The Centre’s expenditure may exceed the budget estimate (BE) by about Rs 2 trillion in the current fiscal year, which will be funded through additional tax revenue receipts, while keeping the fiscal deficit within the targeted level of 6.4% of the Gross Domestic Product (GDP).
Currently, the finance ministry is in the last leg of the exercise of finalising the revised estimate of budget expenditure for FY23, against the BE of Rs 39.5 trillion and determining the budget size for FY24. Although a final call on FY24 budget size is yet to taken, sources indicated that the Centre would continue on the fiscal consolidation path announced last year as per which the fiscal deficit will be brought down to below 4.5% by FY26, with a fairly steady decline over the period.
So far, the Centre has announced additional expenditures to the tune of Rs 2.6 trillion on food, fertilisers and fuel subsidies to insulate people from elevated global commodity prices. This may increase further to Rs 2.8 trillion or thereabouts after factoring in likely additional requirement for the fertiliser subsidy.
The free ration scheme will cost Rs 1.24 trillion in April-December of FY23 and the fertiliser subsidy bill is seen to be Rs 1.15-1.3 trillion more than the BE of Rs 1.05 trillion. Besides, a “one-time grant” of Rs 22,000 crore was allocated to state-run oil marketing companies to cover their under-recoveries on the sales of domestic LPG.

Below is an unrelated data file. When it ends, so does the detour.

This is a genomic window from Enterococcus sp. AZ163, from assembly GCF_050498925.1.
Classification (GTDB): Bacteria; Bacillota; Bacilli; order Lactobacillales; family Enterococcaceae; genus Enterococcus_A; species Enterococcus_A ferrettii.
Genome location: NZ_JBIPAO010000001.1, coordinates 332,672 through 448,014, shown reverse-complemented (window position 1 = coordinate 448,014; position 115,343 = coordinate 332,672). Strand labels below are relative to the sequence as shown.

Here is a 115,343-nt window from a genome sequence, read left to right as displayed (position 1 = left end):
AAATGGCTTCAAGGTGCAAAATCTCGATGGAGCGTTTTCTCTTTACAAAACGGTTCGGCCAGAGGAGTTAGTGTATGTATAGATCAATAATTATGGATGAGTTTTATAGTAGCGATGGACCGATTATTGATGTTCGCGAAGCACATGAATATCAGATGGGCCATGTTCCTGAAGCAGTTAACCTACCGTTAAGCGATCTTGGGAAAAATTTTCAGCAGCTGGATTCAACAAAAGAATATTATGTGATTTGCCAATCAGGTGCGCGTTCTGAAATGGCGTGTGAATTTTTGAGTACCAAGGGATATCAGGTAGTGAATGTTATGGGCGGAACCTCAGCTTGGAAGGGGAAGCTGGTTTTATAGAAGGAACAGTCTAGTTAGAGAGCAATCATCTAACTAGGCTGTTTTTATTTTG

“However, most other ministries will likely see some reduction from their budget estimate (BE) level in the revised estimate (RE) for the year due to the slow pace of expenditure so far. The aggregate such reduction may be around Rs 70,000-80,000 crore,” a senior government official told FE.
According to officials, the savings are mostly under centrally sponsored schemes and central sector schemes as the government has tightened the rules for the release of funds and linked them to either utilisation or return of the unspent funds released on or before March 2022.
The Centre has recently retrieved about Rs 40,000 crore lying with state treasuries for the last 2-3 years and these states were forced to release these funds to agencies implementing assorted centrally sponsored schemes. About Rs 20,000-30,000 crore pre-FY23 funds lying idle with various implementing agencies under central sector schemes were also channelised to the respective schemes. In effect, these are savings from the current financial year’s allocation for these schemes.
“Some savings are also expected from budgeted grants for urban local bodies as many have not undertaken the mandatory reforms for these grants. Savings are also likely from budgeted grants for the health sector as infrastructure creation is taking time,” another official said. The Centre has budgeted Rs 22,908 crore in grants for urban bodies in FY23 and Rs 13,192 crore for the health sector.
“Budget size will grow as extra tax revenues are expected even though non-tax revenues may see some shortfall,” the second official said.
The Centre may garner extra Rs 2.5 trillion in net tax revenues over the budget estimate (BE) of Rs 19.35 trillion, thanks to robust 25-30% on-year growth expected in direct taxes and goods and services taxes as against flattish growth factored in the BE for FY23.
However, non-tax revenues may see a shortfall of about Rs 50,000 crore in FY23 as the dividend receipts from the Reserve Bank of India may have been Rs 25,000-30,000 crore less than assumed in the Budget and some shortfall is seen in the disinvestment revenue receipts target of Rs 65,000 crore for the year.
Total expenditure contracted by 3% on year in August 2022 as revenue expenditure declined by 4% whereas capital expenditure displayed a marginal rise of 1% in the month, reflecting the tightening of spending under various schemes to avoid floating of funds with agencies.